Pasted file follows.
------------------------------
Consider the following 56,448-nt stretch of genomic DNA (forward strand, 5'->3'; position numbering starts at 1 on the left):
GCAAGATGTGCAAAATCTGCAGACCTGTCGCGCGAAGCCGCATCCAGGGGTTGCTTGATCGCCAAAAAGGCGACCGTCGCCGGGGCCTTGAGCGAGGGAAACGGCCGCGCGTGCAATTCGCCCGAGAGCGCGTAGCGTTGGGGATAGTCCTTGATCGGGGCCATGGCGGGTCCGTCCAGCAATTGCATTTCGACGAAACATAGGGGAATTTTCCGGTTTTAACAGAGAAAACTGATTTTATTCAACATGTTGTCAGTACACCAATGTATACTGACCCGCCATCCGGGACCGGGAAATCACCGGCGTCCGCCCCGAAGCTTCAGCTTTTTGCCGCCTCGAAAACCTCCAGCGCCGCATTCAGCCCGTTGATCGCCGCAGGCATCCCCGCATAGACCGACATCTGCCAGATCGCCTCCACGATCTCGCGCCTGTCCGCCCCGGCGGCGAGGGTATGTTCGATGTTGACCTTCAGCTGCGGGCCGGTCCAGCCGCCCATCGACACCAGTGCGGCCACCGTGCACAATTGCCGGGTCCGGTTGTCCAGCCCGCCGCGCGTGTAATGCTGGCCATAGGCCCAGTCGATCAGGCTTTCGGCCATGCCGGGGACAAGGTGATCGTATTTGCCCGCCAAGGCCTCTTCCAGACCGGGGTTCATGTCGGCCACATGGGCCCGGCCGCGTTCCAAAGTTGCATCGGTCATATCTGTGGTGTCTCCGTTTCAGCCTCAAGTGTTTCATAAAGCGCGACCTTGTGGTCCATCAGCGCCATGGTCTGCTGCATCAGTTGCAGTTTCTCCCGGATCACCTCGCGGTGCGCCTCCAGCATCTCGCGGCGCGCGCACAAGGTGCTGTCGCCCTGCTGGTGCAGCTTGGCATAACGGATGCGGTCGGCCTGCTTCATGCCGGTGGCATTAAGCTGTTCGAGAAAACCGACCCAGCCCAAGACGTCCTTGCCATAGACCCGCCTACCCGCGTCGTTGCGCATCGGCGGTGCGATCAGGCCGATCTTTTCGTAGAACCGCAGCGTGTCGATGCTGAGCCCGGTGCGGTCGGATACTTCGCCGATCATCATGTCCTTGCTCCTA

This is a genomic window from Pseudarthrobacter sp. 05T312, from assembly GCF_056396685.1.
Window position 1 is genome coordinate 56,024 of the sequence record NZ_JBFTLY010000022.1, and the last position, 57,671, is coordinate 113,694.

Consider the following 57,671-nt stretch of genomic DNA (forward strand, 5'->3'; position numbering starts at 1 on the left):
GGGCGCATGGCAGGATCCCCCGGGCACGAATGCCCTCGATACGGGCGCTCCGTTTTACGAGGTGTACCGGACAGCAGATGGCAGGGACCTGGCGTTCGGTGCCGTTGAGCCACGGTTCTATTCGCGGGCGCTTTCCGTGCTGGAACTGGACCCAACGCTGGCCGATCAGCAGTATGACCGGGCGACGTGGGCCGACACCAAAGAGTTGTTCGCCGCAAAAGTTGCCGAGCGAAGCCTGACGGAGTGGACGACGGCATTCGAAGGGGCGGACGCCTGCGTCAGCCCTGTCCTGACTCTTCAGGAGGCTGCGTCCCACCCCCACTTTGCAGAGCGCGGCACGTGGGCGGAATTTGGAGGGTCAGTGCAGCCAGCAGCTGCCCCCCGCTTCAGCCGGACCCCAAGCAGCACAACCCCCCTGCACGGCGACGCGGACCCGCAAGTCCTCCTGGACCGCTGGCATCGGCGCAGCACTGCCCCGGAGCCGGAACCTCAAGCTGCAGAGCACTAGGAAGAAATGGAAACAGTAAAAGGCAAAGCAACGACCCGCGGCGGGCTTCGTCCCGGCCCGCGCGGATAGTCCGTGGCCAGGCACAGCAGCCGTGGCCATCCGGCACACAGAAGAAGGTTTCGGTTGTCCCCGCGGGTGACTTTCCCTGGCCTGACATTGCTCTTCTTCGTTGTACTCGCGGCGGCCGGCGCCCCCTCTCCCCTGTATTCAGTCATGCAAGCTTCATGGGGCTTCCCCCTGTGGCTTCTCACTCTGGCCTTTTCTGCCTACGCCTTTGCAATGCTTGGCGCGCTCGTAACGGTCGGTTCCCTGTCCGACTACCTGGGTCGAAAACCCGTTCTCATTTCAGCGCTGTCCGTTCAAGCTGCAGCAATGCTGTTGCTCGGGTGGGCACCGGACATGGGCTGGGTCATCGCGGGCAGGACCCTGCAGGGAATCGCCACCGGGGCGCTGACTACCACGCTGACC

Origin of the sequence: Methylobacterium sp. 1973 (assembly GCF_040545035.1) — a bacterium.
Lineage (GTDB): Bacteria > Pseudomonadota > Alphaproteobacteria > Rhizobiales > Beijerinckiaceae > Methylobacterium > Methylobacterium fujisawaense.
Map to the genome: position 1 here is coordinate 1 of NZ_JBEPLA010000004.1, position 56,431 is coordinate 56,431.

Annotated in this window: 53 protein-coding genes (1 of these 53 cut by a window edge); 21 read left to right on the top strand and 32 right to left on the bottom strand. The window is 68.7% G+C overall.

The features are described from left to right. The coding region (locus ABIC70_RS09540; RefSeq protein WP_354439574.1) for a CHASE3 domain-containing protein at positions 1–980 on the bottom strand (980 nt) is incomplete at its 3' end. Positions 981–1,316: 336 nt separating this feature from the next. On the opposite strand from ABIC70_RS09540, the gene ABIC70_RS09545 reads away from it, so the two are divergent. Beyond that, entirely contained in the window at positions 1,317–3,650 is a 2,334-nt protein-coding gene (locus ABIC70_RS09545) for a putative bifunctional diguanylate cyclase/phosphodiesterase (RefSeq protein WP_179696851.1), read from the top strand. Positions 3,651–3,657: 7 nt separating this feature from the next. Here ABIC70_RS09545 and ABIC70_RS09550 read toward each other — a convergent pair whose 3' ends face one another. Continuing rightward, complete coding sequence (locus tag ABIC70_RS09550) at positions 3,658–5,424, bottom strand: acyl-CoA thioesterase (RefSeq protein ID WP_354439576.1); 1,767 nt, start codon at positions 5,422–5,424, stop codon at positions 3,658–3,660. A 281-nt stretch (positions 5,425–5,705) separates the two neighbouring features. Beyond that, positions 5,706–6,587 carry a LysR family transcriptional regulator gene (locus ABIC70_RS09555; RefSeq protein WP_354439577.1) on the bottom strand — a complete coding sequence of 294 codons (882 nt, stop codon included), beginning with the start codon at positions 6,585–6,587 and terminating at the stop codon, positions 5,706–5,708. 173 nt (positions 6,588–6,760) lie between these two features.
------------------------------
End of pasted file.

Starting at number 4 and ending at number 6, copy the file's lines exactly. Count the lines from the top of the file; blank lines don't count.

Window position 1 is genome coordinate 56,024 of the sequence record NZ_JBFTLY010000022.1, and the last position, 57,671, is coordinate 113,694.

Consider the following 57,671-nt stretch of genomic DNA (forward strand, 5'->3'; position numbering starts at 1 on the left):
GGGCGCATGGCAGGATCCCCCGGGCACGAATGCCCTCGATACGGGCGCTCCGTTTTACGAGGTGTACCGGACAGCAGATGGCAGGGACCTGGCGTTCGGTGCCGTTGAGCCACGGTTCTATTCGCGGGCGCTTTCCGTGCTGGAACTGGACCCAACGCTGGCCGATCAGCAGTATGACCGGGCGACGTGGGCCGACACCAAAGAGTTGTTCGCCGCAAAAGTTGCCGAGCGAAGCCTGACGGAGTGGACGACGGCATTCGAAGGGGCGGACGCCTGCGTCAGCCCTGTCCTGACTCTTCAGGAGGCTGCGTCCCACCCCCACTTTGCAGAGCGCGGCACGTGGGCGGAATTTGGAGGGTCAGTGCAGCCAGCAGCTGCCCCCCGCTTCAGCCGGACCCCAAGCAGCACAACCCCCCTGCACGGCGACGCGGACCCGCAAGTCCTCCTGGACCGCTGGCATCGGCGCAGCACTGCCCCGGAGCCGGAACCTCAAGCTGCAGAGCACTAGGAAGAAATGGAAACAGTAAAAGGCAAAGCAACGACCCGCGGCGGGCTTCGTCCCGGCCCGCGCGGATAGTCCGTGGCCAGGCACAGCAGCCGTGGCCATCCGGCACACAGAAGAAGGTTTCGGTTGTCCCCGCGGGTGACTTTCCCTGGCCTGACATTGCTCTTCTTCGTTGTACTCGCGGCGGCCGGCGCCCCCTCTCCCCTGTATTCAGTCATGCAAGCTTCATGGGGCTTCCCCCTGTGGCTTCTCACTCTGGCCTTTTCTGCCTACGCCTTTGCAATGCTTGGCGCGCTCGTAACGGTCGGTTCCCTGTCCGACTACCTGGGTCGAAAACCCGTTCTCATTTCAGCGCTGTCCGTTCAAGCTGCAGCAATGCTGTTGCTCGGGTGGGCACCGGACATGGGCTGGGTCATCGCGGGCAGGACCCTGCAGGGAATCGCCACCGGGGCGCTGACTACCACGCTGACC